Europe Proposes Digital Tax Reform

European Commission Calls for Tech Companies to Pay “Fair” Tax

Last Wednesday, the European Commission proposed revamping the way technology companies are taxed. With the goal of curbing tax avoidance in the EU, the proposal outlines wide-ranging changes. The commission is attempting to better align rules with the modern economy, saying it wants to ensure that digital business activities are “taxed in a fair and growth-friendly way in the European Union”.

The commission is considered the world’s most prominent regulator of technology and digital services thanks to initiatives like its new privacy regime, the General Data Protection Regulation. Officials in other parts of the world may increasingly take their cue from the commission on how to regulate the technology industry.

Under the new approach, a company’s revenues, rather than its profits, would be taxed in the countries where they’re generated. The commission says that so-called “profit-shifting” allows some organisations to use regional offices in low-tax countries to reduce the sums they pay. The new rules would ensure that online companies contribute to public finances at the same level as traditional bricks-and-mortar businesses.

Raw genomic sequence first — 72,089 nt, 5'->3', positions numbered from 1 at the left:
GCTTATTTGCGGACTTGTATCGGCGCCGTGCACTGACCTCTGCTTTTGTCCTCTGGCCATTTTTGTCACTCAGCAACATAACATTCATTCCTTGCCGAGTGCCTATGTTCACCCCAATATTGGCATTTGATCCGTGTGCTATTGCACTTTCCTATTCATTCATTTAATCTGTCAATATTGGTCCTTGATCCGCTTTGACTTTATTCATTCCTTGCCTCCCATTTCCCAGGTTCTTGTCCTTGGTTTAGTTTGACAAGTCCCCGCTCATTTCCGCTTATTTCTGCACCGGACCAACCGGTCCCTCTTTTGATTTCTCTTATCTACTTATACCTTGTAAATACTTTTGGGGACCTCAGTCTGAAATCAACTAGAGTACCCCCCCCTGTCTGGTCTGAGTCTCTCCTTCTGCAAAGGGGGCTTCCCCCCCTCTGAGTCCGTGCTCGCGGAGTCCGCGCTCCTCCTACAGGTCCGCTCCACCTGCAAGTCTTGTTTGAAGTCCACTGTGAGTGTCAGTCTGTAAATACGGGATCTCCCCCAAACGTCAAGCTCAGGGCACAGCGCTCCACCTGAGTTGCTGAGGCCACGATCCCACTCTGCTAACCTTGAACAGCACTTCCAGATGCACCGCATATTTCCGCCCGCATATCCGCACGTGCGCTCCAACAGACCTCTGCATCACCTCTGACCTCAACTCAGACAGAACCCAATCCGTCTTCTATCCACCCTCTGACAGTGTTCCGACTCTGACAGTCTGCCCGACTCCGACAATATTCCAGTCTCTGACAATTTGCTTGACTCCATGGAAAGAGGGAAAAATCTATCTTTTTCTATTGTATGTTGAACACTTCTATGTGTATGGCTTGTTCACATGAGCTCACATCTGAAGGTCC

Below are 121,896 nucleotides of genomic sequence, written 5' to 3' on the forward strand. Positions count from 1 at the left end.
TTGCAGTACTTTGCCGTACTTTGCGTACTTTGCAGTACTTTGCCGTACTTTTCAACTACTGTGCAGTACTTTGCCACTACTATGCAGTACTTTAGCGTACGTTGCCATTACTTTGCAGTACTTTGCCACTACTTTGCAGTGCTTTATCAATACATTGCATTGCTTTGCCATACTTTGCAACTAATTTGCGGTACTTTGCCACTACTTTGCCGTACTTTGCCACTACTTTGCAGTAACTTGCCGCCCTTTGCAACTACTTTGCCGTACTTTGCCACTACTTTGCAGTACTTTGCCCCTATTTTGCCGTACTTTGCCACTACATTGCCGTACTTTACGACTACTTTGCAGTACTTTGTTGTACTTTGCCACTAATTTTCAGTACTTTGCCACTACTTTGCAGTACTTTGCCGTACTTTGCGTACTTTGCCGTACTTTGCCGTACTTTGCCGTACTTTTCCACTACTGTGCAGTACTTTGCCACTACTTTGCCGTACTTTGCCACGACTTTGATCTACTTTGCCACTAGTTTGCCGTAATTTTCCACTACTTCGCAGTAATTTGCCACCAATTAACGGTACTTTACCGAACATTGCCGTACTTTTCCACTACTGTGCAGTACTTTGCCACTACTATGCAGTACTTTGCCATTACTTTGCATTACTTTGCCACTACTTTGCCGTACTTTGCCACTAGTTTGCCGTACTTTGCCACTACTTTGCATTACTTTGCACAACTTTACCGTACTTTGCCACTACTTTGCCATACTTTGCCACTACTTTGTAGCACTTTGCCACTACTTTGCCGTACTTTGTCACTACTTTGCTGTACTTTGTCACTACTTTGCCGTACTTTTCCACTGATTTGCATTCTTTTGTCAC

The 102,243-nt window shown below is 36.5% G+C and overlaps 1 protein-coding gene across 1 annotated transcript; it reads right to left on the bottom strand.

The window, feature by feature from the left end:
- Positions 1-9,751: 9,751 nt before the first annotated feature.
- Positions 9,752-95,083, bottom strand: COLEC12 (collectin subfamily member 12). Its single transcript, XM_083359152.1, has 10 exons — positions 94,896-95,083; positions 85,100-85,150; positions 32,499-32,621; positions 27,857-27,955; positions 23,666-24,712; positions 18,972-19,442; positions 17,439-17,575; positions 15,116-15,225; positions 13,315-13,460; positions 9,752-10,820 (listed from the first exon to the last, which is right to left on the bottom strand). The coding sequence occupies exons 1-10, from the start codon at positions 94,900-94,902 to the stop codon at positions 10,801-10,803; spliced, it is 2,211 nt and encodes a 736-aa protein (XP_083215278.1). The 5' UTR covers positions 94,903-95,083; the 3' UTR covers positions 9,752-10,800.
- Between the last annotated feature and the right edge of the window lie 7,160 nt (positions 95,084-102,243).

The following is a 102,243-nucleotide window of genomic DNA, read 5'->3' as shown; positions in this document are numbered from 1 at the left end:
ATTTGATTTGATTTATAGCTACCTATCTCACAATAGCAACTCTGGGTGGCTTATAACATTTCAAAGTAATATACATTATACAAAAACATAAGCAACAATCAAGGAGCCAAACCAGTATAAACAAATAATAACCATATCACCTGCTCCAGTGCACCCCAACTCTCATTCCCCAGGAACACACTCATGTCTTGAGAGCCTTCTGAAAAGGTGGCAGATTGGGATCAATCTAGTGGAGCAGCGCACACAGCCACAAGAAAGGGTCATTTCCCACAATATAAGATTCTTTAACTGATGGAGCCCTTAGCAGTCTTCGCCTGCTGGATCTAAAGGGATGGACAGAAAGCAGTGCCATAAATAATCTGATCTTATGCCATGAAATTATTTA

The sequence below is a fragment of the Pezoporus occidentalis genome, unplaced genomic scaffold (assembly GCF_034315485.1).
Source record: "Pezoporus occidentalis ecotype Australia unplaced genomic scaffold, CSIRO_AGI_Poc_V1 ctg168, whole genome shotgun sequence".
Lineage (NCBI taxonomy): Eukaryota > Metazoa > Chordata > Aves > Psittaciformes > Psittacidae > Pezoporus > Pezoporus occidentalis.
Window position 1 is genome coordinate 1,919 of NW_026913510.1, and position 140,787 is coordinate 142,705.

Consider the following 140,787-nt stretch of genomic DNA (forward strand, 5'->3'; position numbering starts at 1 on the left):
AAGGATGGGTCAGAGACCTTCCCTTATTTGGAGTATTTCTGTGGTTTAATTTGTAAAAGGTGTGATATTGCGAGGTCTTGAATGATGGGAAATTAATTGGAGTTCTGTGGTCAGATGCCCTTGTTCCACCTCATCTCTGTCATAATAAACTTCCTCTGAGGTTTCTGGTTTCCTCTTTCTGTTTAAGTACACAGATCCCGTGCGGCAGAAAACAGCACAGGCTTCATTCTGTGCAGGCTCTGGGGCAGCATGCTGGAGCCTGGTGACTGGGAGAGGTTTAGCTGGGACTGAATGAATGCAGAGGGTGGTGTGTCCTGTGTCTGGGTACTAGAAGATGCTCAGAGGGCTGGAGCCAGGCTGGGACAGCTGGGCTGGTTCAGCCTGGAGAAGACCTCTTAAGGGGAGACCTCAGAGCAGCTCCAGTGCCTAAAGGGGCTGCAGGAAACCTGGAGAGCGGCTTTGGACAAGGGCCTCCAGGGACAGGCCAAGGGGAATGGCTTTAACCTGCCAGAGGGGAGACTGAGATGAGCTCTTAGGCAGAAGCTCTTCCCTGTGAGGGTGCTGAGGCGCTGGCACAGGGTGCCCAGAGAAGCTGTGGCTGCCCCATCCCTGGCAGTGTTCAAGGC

According to the commission, technology companies often employ profit-shifting techniques to lessen tax burdens. Officials estimate that digital businesses in the EU currently pay an average effective tax rate of just 9.5 percent, compared with 23.3 percent for companies operating physical stores.

The new measures gain prominence in the wake of recent revelations about alleged mishandling of user data involving a data analytics firm and Facebook, although this is completely separate from the tax regime (see Instant Insight: Facebook Reels from Cambridge Analytica Scandal). In the past, the commission has investigated or penalised companies including Amazon, Apple, Google and Qualcomm for data or tax infringements. Under mounting pressure, regulators in Europe and the US are expected to take a stringent view over the misuse of personal data, tax avoidance and antitrust violations. The regulatory environment could be in for a change for many digital companies, and a long list of countries is watching the current developments very carefully.

However, there’s considerable disagreement about how much change is needed. The commission’s plans may never reach fruition, as EU member states have to approve them. But policymakers within and outside the EU largely agree that a revamp is necessary to make global companies, whether digital or not, pay their fair share of tax in each country.

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